Nike's New TreadsDori Jones Yang
At the end of Nike's annual meeting on Sept. 20, Chief Executive Philip H. Knight called for questions. Phoenix Suns star and Nike endorser Charles Barkley bounded up from the back. "Did I hear that something happened to $1 billion of yours?" he asked, referring to Knight's massive Nike Inc. stock holdings.
Shareholders laughed at the jab, but that doesn't mean they were happy: Nike's stock price has dropped to about $44, from $90 last November. At the meeting, they heard Nike was slipping further. After a disappointing 7% drop in net income, to $114 million, for the quarter ended Aug. 31, Knight says both sales and earnings will fall in the current fiscal year. To cope with the slide, Knight will cut expenses at least $50 million and trim at least 300 jobs.
It's Nike's worst downturn since 1987. In the five years since, it has confounded critics by posting average annual profit growth of 29%. But U.S. athletic shoe sales--which account for 56% of Nike's revenues--now have peaked at about $6.1 billion, as consumers increasingly turn to more moderately priced, comfortable casual shoes, such as Timberlands, Doc Martens, and rugged hiking boots. Rival Reebok International Ltd.'s results also have suffered: Sales this year are expected to drop 3%, to $2.9 billion.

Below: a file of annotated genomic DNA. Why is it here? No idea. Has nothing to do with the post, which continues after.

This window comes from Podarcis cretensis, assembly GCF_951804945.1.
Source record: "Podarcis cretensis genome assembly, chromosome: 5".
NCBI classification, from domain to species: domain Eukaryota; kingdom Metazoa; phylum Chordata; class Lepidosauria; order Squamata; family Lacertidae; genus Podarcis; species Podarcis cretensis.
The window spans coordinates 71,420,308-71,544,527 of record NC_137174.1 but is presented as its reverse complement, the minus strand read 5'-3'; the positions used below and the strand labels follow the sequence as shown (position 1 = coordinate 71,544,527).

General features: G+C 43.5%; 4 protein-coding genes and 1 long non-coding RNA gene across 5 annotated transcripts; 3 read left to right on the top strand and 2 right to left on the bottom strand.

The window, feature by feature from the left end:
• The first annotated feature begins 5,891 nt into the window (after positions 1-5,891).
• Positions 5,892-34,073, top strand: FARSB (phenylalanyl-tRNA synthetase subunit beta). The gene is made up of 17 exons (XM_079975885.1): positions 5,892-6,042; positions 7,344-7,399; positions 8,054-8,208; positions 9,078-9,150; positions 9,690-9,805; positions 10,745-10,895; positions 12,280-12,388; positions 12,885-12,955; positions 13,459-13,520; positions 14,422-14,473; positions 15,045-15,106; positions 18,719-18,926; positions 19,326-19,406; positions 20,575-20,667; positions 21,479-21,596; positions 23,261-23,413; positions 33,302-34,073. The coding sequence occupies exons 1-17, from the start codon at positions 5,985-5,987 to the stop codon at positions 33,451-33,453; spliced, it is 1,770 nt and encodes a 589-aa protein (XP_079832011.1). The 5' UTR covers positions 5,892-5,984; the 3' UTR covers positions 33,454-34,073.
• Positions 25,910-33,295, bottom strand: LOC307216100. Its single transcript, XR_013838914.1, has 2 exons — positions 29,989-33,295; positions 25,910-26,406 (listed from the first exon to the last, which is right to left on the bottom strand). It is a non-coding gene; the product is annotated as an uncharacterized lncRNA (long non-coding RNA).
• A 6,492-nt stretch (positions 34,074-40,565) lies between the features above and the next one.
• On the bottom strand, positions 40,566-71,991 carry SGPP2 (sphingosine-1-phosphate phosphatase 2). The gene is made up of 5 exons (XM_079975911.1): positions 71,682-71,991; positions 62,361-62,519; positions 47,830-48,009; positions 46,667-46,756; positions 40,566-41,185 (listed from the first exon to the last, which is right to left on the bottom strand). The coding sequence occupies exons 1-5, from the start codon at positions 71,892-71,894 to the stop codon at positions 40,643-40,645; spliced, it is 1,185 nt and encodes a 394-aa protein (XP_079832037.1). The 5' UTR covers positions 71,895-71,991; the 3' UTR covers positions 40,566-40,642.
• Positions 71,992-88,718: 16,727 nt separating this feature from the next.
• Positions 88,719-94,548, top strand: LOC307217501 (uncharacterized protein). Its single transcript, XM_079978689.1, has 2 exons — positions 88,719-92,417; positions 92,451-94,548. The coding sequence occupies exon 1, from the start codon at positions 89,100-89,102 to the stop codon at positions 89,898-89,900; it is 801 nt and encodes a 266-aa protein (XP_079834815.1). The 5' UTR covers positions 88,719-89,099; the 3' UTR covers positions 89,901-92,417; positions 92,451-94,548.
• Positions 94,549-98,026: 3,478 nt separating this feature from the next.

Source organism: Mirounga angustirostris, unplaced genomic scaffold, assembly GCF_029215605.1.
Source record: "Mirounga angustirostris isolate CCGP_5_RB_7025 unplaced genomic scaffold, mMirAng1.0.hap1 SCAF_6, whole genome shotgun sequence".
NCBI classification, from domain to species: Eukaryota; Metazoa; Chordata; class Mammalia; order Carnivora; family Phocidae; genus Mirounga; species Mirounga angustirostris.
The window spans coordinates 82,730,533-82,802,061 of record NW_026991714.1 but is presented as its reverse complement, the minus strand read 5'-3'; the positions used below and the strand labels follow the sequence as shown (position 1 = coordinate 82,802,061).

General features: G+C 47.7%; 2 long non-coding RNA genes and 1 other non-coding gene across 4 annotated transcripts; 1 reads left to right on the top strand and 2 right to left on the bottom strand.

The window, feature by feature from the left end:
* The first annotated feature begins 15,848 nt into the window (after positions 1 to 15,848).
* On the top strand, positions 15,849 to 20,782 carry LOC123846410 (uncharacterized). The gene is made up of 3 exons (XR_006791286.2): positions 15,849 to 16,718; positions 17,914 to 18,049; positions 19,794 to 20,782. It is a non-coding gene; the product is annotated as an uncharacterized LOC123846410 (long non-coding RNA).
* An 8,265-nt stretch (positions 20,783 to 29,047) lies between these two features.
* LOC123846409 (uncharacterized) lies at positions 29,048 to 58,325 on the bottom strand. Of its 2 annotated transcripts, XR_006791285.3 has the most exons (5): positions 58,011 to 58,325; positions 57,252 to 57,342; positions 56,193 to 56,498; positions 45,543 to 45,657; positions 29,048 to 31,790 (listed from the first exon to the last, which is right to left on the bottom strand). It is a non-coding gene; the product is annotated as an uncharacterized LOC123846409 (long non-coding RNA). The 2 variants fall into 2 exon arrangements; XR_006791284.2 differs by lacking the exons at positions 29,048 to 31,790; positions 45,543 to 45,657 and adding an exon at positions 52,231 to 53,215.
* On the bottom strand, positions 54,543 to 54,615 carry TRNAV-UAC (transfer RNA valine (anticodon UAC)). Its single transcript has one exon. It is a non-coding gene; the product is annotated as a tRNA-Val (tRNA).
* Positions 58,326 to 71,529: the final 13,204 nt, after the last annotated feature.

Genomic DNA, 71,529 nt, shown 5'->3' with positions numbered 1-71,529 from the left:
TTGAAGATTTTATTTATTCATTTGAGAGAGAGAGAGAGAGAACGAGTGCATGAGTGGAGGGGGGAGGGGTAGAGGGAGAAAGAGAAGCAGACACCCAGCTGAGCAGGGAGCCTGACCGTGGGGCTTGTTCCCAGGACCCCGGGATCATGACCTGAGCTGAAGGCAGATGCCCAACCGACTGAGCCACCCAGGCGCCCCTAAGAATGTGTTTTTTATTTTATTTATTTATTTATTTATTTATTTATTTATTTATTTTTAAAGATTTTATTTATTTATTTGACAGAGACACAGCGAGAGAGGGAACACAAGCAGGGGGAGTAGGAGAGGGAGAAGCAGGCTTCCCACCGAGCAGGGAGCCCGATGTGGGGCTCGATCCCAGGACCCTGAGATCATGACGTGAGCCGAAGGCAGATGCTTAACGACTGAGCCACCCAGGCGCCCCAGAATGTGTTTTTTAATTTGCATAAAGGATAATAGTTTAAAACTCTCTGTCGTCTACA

WARM-UP GEAR. Knight calls the downturn "a little bump." And in fact, Nike hasn't bowed to grunge fashion, betting that consumers will keep buying "authentic athletic" shoes and clothing. But the company also has moved to balance the decline in its biggest category, basketball shoes, with new divisions for soccer and golf, markets it had barely penetrated in the past. It has begun marketing uniforms and warm-up gear to college teams. And in January, it bought Sports Specialties, a California cap maker. Nike also plans to hook up with Creative Artists Agency to produce sports events.
Still, none of these offshoots matches the profitability of Nike's core businesses. That's why it must search overseas for growth. Nike says it's gaining market share in Europe, with about 20% now, and it's investing $75 million in a new warehouse in Belgium. For now, that potential seems locked up by recession and limited spending power. But demographics point to tremendous opportunities: In the U.S., there are four people for every pair of Nikes; France has 11, Japan 50, and China 11,821. That's a lot of Air Jordans waiting to be sold.
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